Basal ganglia T1 hyperintensity in LGI1-autoantibody faciobrachial dystonic Seizures

Eoin P. Flanagan, Amy L. Kotsenas, Jeffrey W. Britton, Andrew McKeon, Robert E. Watson, Christopher J. Klein, Bradley F. Boeve, Val Lowe, J. Eric Ahlskog, Cheolsu Shin, Christopher J. Boes, Brian A. Crum, Ruple S. Laughlin, Sean J. Pittock

Research output: Contribution to journalArticlepeer-review

87 Scopus citations


Objective: To characterize the clinical features and MRI abnormalities of leucine-rich gliomainactivated 1 (LGI1)-autoantibody (Ab) faciobrachial dystonic seizures (FBDS). Methods: Forty-eight patients with LGI1-Ab encephalopathy were retrospectively identified by searching our clinical and serologic database from January 1, 2002, to June 1, 2015. Of these, 26 met inclusion criteria for this case series: LGI1-Ab seropositivity and FBDS. In a separate analysis of all 48 patients initially identified, the MRIs of patients with (n 5 26) and without (n 5 22) FBDS were compared by 2 neuroradiologists blinded to the clinical details. Results: The median age of the 26 included patients was 62.5 years (range 37-78); 65% were men. FBDS involved arm (26), face (22), and leg (12). Ten were previously diagnosed as psychogenic. Ictal EEGs were normal in 20 of 23 assessed. Basal ganglia T1 and T2 signal abnormalities were detected in 11 patients (42%), with excellent agreement between neuroradiologists (k scores of 0.86 and 0.93, respectively), and included T1 hyperintensity alone (2), T2 hyperintensity alone (1), or both (8). The T1 hyperintensities persisted longer than the T2 hyperintensities (median 11 weeks vs 1 week, p 5 0.02). Improvement with immunotherapy (18/18) was more frequent than with antiepileptic medications (10/24). A separate analysis of all 48 patients initially identified with LGI1-Ab encephalopathy showed that basal ganglia MRI abnormalities were present in 11 of 26 with FBDS but not present in those without FBDS (0/22) (p < 0.001). In contrast, mesial temporal MRI abnormalities were less common among those with FBDS (42%) than those without (91%) (p < 0.001). Conclusions: Basal ganglia T1 hyperintensity is a clinically useful MRI biomarker of LGI1-Ab FBDS and suggests a basal ganglia localization.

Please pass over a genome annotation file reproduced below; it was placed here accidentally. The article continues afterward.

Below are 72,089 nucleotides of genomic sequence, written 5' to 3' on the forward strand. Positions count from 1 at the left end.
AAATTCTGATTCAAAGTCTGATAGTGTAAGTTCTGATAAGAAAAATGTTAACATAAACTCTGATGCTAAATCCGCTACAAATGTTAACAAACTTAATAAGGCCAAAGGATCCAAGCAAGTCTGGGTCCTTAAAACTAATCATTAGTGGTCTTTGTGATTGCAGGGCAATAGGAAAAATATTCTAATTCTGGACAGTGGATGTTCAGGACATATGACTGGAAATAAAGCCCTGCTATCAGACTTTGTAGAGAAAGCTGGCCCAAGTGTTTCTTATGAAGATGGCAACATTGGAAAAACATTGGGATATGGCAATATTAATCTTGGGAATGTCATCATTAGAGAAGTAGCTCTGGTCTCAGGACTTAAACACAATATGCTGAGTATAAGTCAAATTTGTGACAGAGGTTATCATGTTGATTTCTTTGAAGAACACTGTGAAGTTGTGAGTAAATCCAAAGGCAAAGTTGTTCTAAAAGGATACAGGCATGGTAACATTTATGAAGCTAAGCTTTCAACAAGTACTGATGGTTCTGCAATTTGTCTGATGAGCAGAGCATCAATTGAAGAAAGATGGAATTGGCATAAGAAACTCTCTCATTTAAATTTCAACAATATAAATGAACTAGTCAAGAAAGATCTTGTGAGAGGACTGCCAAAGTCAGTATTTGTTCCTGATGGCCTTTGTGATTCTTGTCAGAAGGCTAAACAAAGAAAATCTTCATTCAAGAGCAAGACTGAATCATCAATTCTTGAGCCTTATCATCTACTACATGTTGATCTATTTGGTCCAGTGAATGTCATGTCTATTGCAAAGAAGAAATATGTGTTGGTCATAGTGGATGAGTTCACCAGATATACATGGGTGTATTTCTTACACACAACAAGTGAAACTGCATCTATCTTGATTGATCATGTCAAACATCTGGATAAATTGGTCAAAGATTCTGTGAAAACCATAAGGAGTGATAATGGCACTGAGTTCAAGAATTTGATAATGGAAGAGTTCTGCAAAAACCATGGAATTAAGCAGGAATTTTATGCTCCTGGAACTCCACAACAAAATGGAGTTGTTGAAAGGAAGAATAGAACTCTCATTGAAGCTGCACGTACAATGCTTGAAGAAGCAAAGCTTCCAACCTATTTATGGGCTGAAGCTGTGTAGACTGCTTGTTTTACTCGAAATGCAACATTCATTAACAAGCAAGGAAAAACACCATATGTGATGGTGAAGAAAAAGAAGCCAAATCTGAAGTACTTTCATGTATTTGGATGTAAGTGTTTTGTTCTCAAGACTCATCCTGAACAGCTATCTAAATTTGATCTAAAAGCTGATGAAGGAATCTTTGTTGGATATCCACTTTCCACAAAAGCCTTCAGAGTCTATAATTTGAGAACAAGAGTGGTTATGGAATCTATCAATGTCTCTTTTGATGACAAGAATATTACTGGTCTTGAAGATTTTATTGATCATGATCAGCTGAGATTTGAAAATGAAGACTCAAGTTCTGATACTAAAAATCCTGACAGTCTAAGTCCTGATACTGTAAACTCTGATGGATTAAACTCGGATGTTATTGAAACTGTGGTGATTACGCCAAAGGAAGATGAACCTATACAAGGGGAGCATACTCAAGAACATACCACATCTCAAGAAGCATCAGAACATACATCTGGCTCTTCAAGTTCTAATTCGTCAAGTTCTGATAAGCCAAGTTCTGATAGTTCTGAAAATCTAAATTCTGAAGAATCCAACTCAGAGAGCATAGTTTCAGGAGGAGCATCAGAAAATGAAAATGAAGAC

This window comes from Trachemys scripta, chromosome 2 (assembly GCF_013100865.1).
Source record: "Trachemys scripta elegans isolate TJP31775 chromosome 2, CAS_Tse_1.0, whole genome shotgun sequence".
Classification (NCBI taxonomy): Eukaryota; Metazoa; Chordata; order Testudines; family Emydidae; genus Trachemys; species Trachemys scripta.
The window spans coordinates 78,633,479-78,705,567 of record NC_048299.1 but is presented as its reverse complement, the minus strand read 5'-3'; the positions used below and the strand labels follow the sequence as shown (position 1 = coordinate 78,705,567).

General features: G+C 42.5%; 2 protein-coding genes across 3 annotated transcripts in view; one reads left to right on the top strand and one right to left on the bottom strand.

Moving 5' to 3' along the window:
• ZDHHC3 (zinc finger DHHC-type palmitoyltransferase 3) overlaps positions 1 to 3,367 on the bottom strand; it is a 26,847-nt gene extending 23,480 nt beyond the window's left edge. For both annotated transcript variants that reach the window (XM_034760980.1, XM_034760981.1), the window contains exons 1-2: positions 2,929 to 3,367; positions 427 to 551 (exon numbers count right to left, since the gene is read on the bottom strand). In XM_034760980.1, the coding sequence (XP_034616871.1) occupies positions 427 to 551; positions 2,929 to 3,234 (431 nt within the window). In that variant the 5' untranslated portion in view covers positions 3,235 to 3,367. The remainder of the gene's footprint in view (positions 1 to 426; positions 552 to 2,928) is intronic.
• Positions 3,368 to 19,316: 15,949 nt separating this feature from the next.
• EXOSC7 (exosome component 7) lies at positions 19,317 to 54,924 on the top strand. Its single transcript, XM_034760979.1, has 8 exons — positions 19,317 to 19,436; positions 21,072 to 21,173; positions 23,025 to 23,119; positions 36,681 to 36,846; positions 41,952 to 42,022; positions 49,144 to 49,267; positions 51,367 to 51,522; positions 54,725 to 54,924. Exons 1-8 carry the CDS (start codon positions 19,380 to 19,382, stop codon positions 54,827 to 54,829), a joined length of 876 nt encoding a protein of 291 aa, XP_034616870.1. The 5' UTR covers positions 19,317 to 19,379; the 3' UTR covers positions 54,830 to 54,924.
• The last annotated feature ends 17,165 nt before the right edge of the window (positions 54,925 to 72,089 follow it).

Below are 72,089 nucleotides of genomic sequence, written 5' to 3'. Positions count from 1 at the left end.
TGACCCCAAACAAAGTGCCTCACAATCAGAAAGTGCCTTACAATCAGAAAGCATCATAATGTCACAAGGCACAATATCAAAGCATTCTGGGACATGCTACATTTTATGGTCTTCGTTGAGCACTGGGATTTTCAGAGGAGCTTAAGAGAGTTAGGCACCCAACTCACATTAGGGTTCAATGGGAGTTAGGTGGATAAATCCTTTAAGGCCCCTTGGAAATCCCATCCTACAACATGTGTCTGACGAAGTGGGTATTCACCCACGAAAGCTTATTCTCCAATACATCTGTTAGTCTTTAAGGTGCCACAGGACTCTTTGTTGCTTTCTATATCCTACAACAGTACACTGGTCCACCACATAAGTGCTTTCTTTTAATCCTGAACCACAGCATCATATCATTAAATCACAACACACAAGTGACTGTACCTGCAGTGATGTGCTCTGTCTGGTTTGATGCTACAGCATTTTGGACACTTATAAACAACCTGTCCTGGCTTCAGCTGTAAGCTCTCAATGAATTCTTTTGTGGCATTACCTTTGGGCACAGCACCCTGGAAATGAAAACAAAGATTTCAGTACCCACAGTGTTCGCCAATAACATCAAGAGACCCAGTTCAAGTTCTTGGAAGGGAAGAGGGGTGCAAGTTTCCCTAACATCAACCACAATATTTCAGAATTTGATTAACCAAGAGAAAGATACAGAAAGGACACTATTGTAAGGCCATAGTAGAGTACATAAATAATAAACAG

Original languageEnglish (US)
Article numbere161
JournalNeurology: Neuroimmunology and NeuroInflammation
Issue number6
StatePublished - 2015

ASJC Scopus subject areas

  • Neurology
  • Clinical Neurology


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